Jamaa Islamiya and its armed wing the Fajr Forces in a statement said Jbara, a commander also known as Abu Mahmud, was killed in a “treacherous Zionist raid” in the Bekaa.
Jamaa Islamiya, formed in the 1960s, has claimed responsibility for multiple attacks against Israel, including joint operations with Hamas in Lebanon.
The Fajr Forces, Jamaa Islamiya’s armed wing, was established in 1982 to fight against the Israeli invasion of Lebanon.
In June, an Israeli strike on a vehicle in east Lebanon killed a Jamaa Islamiya leader who Israel’s military said supplied weapons to the group and to Hamas.
The cross-border violence since October has killed 512 people in Lebanon, mostly fighters — nine of them from Jamaa Islamiya — according to an AFP tally, but also including at least 104 civilians.
On the Israeli side, 17 soldiers and 13 civilians have been killed, according to authorities.
The exchanges of fire — mostly between Hezbollah and Israeli forces — have largely been restricted to the Lebanon-Israel border area, although Israel has repeatedly struck deeper inside Lebanese territory.
The violence has raised fears of all-out conflict between the two foes, who last went to war in the summer of 2006.

Far-right Israeli minister visits sensitive Jerusalem holy site, imperiling Gaza ceasefire talks

Far-right Israeli minister visits sensitive Jerusalem holy site, imperiling Gaza ceasefire talks
Updated 18 July 2024

Far-right Israeli minister visits sensitive Jerusalem holy site, imperiling Gaza ceasefire talks

Far-right Israeli minister visits sensitive Jerusalem holy site, imperiling Gaza ceasefire talks
  • Ben-Gvir said he was pressuring Netanyahu not to give in to international pressure and to continue with the military campaign in Gaza

JERUSALEM: Israel’s far-right national security minister visited Jerusalem’s most sensitive holy site on Thursday morning, threatening to disrupt Gaza ceasefire talks.
Itamar Ben-Gvir, an ultranationalist settler leader, said he had gone up to the contested Jerusalem hilltop compound of Al Aqsa Mosque to pray for the return of the hostages ″but without a reckless deal.”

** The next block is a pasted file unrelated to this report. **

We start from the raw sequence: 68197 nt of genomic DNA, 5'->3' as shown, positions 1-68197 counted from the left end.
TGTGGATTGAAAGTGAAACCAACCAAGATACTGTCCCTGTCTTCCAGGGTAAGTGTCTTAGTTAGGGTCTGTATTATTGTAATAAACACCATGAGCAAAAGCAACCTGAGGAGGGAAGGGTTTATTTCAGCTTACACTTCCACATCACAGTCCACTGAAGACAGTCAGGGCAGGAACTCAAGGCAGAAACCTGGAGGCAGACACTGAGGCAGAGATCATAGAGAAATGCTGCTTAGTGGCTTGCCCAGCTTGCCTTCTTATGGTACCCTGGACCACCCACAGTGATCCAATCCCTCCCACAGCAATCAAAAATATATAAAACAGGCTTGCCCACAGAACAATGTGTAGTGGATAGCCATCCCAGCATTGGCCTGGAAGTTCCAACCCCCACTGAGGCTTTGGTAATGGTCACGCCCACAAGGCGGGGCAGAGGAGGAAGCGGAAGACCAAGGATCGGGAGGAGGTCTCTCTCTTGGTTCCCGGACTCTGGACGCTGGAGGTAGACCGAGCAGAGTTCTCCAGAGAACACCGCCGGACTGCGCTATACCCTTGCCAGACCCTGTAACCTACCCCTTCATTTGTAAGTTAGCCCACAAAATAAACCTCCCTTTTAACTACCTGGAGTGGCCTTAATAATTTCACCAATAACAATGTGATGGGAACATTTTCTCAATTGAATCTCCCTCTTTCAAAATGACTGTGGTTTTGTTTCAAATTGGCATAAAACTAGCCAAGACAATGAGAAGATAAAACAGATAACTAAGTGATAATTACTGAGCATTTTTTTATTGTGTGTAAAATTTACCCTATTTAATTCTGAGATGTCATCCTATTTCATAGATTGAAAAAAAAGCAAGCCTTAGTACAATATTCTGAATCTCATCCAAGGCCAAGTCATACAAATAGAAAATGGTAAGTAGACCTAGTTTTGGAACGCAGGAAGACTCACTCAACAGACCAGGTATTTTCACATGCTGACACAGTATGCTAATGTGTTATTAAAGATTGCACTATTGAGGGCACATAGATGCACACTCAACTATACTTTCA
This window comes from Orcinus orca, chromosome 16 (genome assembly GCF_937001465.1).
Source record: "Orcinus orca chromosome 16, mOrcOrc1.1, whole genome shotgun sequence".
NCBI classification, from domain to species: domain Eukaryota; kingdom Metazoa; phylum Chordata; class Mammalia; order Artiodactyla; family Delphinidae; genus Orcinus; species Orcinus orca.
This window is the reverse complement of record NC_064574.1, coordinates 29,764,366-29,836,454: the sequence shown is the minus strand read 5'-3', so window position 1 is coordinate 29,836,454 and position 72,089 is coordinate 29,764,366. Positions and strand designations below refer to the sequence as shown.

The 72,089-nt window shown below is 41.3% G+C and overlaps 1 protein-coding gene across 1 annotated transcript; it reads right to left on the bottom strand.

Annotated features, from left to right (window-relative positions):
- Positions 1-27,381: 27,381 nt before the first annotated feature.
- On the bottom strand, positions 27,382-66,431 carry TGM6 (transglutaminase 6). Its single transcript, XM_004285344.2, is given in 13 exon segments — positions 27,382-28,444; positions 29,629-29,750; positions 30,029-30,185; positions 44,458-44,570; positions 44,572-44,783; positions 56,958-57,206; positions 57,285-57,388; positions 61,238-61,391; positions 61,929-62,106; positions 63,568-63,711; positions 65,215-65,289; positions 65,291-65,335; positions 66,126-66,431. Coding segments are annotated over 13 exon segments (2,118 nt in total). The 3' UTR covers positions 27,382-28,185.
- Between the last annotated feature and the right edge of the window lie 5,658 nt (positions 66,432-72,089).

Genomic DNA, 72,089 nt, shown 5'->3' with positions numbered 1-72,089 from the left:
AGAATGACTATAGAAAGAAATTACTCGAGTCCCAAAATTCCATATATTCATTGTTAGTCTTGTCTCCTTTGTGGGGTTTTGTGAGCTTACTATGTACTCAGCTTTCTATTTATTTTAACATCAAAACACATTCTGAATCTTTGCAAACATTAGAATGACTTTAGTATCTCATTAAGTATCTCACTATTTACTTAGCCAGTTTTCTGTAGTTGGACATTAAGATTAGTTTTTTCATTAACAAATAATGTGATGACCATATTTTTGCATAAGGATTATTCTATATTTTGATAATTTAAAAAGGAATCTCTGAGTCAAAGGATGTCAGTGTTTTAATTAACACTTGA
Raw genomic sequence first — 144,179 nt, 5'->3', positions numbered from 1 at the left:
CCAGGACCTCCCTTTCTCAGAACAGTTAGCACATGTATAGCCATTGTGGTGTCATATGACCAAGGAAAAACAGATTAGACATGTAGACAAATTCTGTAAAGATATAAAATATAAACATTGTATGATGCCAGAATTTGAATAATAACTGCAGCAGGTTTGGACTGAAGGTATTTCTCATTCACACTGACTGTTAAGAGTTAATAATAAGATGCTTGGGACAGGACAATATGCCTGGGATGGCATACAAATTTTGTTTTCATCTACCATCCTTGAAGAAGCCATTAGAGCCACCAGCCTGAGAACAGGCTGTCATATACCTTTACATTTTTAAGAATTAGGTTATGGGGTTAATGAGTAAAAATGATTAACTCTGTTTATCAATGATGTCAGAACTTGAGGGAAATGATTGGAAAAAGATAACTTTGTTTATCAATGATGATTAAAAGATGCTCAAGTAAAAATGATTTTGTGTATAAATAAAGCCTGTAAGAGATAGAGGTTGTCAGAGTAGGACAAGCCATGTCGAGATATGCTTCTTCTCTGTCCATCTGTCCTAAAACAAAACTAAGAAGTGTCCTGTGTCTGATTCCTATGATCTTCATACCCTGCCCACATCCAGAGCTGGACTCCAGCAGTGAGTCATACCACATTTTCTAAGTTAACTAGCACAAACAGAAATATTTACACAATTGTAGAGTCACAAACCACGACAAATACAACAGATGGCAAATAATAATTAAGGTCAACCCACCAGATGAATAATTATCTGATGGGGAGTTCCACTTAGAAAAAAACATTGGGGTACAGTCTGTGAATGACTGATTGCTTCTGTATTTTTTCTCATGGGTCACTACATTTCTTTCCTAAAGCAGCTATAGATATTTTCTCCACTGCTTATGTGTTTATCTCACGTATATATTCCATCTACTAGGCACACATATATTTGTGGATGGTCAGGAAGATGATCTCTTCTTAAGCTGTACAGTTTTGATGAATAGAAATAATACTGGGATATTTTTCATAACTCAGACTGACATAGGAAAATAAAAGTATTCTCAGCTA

Ben-Gvir said he was pressuring Netanyahu not to give in to international pressure and to continue with the military campaign in Gaza.
The move threatens to disrupt sensitive talks aimed at reaching a ceasefire in the 9-month-old Israel-Hamas war. Israeli negotiators landed in Cairo on Wednesday to continue talks.
Ben-Gvir’s visit also came just days before Prime Minister Benjamin Netanyahu leaves for a trip to the United States, where he will address Congress. Ben-Gvir last visited the site in May, to protest countries unilaterally recognizing Palestinian statehood.
Jews and Muslims both claim the Jerusalem hilltop compound, which is considered the holiest site for Jews.
Palestinians consider the mosque a national symbol and view such visits as provocative, though Ben-Gvir has frequently visited the site, revered by Jews as the Temple Mount, during tense periods. Tensions over the compound have fueled past rounds of violence.

Israel’s Gaza violations in spotlight as Russian foreign minister chairs UN Security Council meeting 

Israel’s Gaza violations in spotlight as Russian foreign minister chairs UN Security Council meeting 
Updated 18 July 2024

Israel’s Gaza violations in spotlight as Russian foreign minister chairs UN Security Council meeting 

Israel’s Gaza violations in spotlight as Russian foreign minister chairs UN Security Council meeting 
  • Israeli envoy warns council that if full-scale war breaks out between Israel and Hezbollah in Lebanon, Iran will be to blame 
  • Minister Sergey Lavrov talks of hopes for rapprochement among Gulf states, to overcome their differences and work together to help the Palestinian people 

NEW YORK CITY: Speaking on behalf of UN Secretary-General Antonio Guterres on Wednesday, his chef de cabinet, Courtenay Rattray, called for the violence in Gaza to end and all parties involved in the conflict to “reach a deal, now.” 

He said the humanitarian situation in the territory has become “a moral stain on us all,” and added: “Amid continued reports of serious abuses against Palestinians in Israeli custody, I reiterate that all detainees must be treated humanely and those held without lawful cause must be released. And this terrible war must end.” 

Speaking during a meeting of the Security Council to discuss Palestine, he underscored the importance of “ensuring that governance is restored in Gaza under a single, legitimate Palestinian government,” support for which is “critical.” 

Riyad Mansour, Palestine’s permanent observer at the UN, accused Israel of killing those people most deserving of protection, “including children, humanitarians, doctors (and) journalists,” and of defying “every nation on earth” and “every organ ever set up to uphold the most fundamental rules.” 

Riyad H. Mansour, permanent observer of Palestine to the United Nations, addresses delegates during a meeting of the UN Council in New York City on July 17, 2024. (Reuters)

He said: “What is happening in Gaza will go down as the most-documented genocide in history. How cruel could you be? How criminal must you be to bomb the same population, over and over and over again? 

“Israel has manufactured a humanitarian catastrophe with famine as its core, starvation, dehydration and the spread of diseases as ultimate weapons.